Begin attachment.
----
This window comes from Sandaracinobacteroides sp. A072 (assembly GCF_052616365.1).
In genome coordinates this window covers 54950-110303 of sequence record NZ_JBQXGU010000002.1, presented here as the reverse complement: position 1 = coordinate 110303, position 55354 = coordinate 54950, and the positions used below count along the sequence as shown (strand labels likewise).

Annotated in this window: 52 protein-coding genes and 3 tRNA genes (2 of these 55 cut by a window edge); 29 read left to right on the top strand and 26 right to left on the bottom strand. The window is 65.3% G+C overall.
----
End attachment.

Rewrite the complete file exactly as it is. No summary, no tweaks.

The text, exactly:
This window comes from Sandaracinobacteroides sp. A072 (assembly GCF_052616365.1).
In genome coordinates this window covers 54950-110303 of sequence record NZ_JBQXGU010000002.1, presented here as the reverse complement: position 1 = coordinate 110303, position 55354 = coordinate 54950, and the positions used below count along the sequence as shown (strand labels likewise).

Annotated in this window: 52 protein-coding genes and 3 tRNA genes (2 of these 55 cut by a window edge); 29 read left to right on the top strand and 26 right to left on the bottom strand. The window is 65.3% G+C overall.